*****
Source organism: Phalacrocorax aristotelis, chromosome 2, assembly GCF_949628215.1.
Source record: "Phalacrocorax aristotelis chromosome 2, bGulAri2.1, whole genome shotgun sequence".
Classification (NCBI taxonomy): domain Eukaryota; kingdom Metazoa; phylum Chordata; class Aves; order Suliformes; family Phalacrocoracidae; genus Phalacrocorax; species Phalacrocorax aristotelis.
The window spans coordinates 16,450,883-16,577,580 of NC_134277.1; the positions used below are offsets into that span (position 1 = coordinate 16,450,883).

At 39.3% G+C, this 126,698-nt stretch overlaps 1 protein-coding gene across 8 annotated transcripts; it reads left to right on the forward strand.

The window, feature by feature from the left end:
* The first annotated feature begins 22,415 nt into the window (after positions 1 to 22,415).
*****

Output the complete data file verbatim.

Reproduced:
Source organism: Phalacrocorax aristotelis, chromosome 2, assembly GCF_949628215.1.
Source record: "Phalacrocorax aristotelis chromosome 2, bGulAri2.1, whole genome shotgun sequence".
Classification (NCBI taxonomy): domain Eukaryota; kingdom Metazoa; phylum Chordata; class Aves; order Suliformes; family Phalacrocoracidae; genus Phalacrocorax; species Phalacrocorax aristotelis.
The window spans coordinates 16,450,883-16,577,580 of NC_134277.1; the positions used below are offsets into that span (position 1 = coordinate 16,450,883).

At 39.3% G+C, this 126,698-nt stretch overlaps 1 protein-coding gene across 8 annotated transcripts; it reads left to right on the forward strand.

The window, feature by feature from the left end:
* The first annotated feature begins 22,415 nt into the window (after positions 1 to 22,415).